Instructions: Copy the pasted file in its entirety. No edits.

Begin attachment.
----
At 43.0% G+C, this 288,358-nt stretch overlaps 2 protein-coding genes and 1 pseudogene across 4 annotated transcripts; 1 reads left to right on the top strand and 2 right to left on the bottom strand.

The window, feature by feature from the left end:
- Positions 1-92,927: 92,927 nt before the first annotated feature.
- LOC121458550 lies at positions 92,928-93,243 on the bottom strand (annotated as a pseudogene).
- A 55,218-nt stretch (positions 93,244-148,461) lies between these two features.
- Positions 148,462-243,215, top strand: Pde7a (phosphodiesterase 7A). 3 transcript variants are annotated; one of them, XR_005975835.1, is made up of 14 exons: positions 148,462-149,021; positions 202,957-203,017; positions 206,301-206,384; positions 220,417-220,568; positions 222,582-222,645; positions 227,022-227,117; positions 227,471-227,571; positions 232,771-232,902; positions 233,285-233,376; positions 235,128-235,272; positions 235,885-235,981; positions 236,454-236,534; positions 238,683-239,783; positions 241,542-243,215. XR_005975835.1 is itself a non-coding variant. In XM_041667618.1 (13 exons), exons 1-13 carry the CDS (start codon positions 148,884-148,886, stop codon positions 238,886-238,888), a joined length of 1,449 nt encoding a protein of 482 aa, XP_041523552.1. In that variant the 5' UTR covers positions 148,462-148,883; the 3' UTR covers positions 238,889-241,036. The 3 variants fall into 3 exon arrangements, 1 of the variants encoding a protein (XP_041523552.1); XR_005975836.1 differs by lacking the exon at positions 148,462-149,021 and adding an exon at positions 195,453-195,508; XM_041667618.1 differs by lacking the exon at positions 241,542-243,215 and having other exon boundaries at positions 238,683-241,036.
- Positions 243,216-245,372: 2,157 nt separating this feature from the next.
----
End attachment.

At 43.0% G+C, this 288,358-nt stretch overlaps 2 protein-coding genes and 1 pseudogene across 4 annotated transcripts; 1 reads left to right on the top strand and 2 right to left on the bottom strand.

The window, feature by feature from the left end:
- Positions 1-92,927: 92,927 nt before the first annotated feature.
- LOC121458550 lies at positions 92,928-93,243 on the bottom strand (annotated as a pseudogene).
- A 55,218-nt stretch (positions 93,244-148,461) lies between these two features.
- Positions 148,462-243,215, top strand: Pde7a (phosphodiesterase 7A). 3 transcript variants are annotated; one of them, XR_005975835.1, is made up of 14 exons: positions 148,462-149,021; positions 202,957-203,017; positions 206,301-206,384; positions 220,417-220,568; positions 222,582-222,645; positions 227,022-227,117; positions 227,471-227,571; positions 232,771-232,902; positions 233,285-233,376; positions 235,128-235,272; positions 235,885-235,981; positions 236,454-236,534; positions 238,683-239,783; positions 241,542-243,215. XR_005975835.1 is itself a non-coding variant. In XM_041667618.1 (13 exons), exons 1-13 carry the CDS (start codon positions 148,884-148,886, stop codon positions 238,886-238,888), a joined length of 1,449 nt encoding a protein of 482 aa, XP_041523552.1. In that variant the 5' UTR covers positions 148,462-148,883; the 3' UTR covers positions 238,889-241,036. The 3 variants fall into 3 exon arrangements, 1 of the variants encoding a protein (XP_041523552.1); XR_005975836.1 differs by lacking the exon at positions 148,462-149,021 and adding an exon at positions 195,453-195,508; XM_041667618.1 differs by lacking the exon at positions 241,542-243,215 and having other exon boundaries at positions 238,683-241,036.
- Positions 243,216-245,372: 2,157 nt separating this feature from the next.